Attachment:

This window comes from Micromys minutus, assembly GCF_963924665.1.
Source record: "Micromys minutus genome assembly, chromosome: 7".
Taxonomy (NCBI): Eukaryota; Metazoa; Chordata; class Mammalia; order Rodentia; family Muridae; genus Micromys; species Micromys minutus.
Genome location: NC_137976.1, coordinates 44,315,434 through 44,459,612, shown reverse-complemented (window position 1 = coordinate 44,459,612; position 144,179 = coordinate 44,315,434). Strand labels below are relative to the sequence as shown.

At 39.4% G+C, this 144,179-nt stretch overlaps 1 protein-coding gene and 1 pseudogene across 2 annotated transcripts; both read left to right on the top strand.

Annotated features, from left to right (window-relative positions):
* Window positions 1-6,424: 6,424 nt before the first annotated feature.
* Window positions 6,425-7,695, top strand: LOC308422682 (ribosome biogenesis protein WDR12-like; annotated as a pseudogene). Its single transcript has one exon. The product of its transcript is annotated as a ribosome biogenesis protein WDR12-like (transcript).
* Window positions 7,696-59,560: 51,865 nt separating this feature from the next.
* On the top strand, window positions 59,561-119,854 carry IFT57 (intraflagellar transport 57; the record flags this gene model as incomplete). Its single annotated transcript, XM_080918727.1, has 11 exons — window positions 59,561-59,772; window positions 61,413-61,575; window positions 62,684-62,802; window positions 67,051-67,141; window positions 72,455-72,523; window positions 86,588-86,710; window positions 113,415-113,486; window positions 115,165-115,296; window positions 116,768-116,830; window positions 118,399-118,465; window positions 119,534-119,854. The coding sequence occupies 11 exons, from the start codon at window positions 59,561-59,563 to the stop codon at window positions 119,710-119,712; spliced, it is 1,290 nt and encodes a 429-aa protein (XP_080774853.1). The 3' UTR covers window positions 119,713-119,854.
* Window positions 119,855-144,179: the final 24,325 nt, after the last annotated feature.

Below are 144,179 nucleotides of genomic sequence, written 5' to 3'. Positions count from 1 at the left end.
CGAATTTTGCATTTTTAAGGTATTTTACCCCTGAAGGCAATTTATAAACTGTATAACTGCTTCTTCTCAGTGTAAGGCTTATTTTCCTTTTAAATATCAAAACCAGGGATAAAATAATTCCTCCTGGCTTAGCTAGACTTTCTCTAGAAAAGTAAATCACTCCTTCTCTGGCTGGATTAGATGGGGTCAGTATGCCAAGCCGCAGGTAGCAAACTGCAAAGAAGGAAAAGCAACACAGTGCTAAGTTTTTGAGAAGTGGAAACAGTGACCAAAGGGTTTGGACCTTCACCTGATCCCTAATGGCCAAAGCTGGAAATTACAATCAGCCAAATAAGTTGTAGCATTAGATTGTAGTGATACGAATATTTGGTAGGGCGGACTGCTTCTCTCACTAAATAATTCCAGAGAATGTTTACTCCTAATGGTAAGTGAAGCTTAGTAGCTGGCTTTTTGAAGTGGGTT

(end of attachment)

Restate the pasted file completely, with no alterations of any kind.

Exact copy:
This window comes from Micromys minutus, assembly GCF_963924665.1.
Source record: "Micromys minutus genome assembly, chromosome: 7".
Taxonomy (NCBI): Eukaryota; Metazoa; Chordata; class Mammalia; order Rodentia; family Muridae; genus Micromys; species Micromys minutus.
Genome location: NC_137976.1, coordinates 44,315,434 through 44,459,612, shown reverse-complemented (window position 1 = coordinate 44,459,612; position 144,179 = coordinate 44,315,434). Strand labels below are relative to the sequence as shown.

At 39.4% G+C, this 144,179-nt stretch overlaps 1 protein-coding gene and 1 pseudogene across 2 annotated transcripts; both read left to right on the top strand.

Annotated features, from left to right (window-relative positions):
* Window positions 1-6,424: 6,424 nt before the first annotated feature.
* Window positions 6,425-7,695, top strand: LOC308422682 (ribosome biogenesis protein WDR12-like; annotated as a pseudogene). Its single transcript has one exon. The product of its transcript is annotated as a ribosome biogenesis protein WDR12-like (transcript).
* Window positions 7,696-59,560: 51,865 nt separating this feature from the next.
* On the top strand, window positions 59,561-119,854 carry IFT57 (intraflagellar transport 57; the record flags this gene model as incomplete). Its single annotated transcript, XM_080918727.1, has 11 exons — window positions 59,561-59,772; window positions 61,413-61,575; window positions 62,684-62,802; window positions 67,051-67,141; window positions 72,455-72,523; window positions 86,588-86,710; window positions 113,415-113,486; window positions 115,165-115,296; window positions 116,768-116,830; window positions 118,399-118,465; window positions 119,534-119,854. The coding sequence occupies 11 exons, from the start codon at window positions 59,561-59,563 to the stop codon at window positions 119,710-119,712; spliced, it is 1,290 nt and encodes a 429-aa protein (XP_080774853.1). The 3' UTR covers window positions 119,713-119,854.
* Window positions 119,855-144,179: the final 24,325 nt, after the last annotated feature.

Below are 144,179 nucleotides of genomic sequence, written 5' to 3'. Positions count from 1 at the left end.
CGAATTTTGCATTTTTAAGGTATTTTACCCCTGAAGGCAATTTATAAACTGTATAACTGCTTCTTCTCAGTGTAAGGCTTATTTTCCTTTTAAATATCAAAACCAGGGATAAAATAATTCCTCCTGGCTTAGCTAGACTTTCTCTAGAAAAGTAAATCACTCCTTCTCTGGCTGGATTAGATGGGGTCAGTATGCCAAGCCGCAGGTAGCAAACTGCAAAGAAGGAAAAGCAACACAGTGCTAAGTTTTTGAGAAGTGGAAACAGTGACCAAAGGGTTTGGACCTTCACCTGATCCCTAATGGCCAAAGCTGGAAATTACAATCAGCCAAATAAGTTGTAGCATTAGATTGTAGTGATACGAATATTTGGTAGGGCGGACTGCTTCTCTCACTAAATAATTCCAGAGAATGTTTACTCCTAATGGTAAGTGAAGCTTAGTAGCTGGCTTTTTGAAGTGGGTT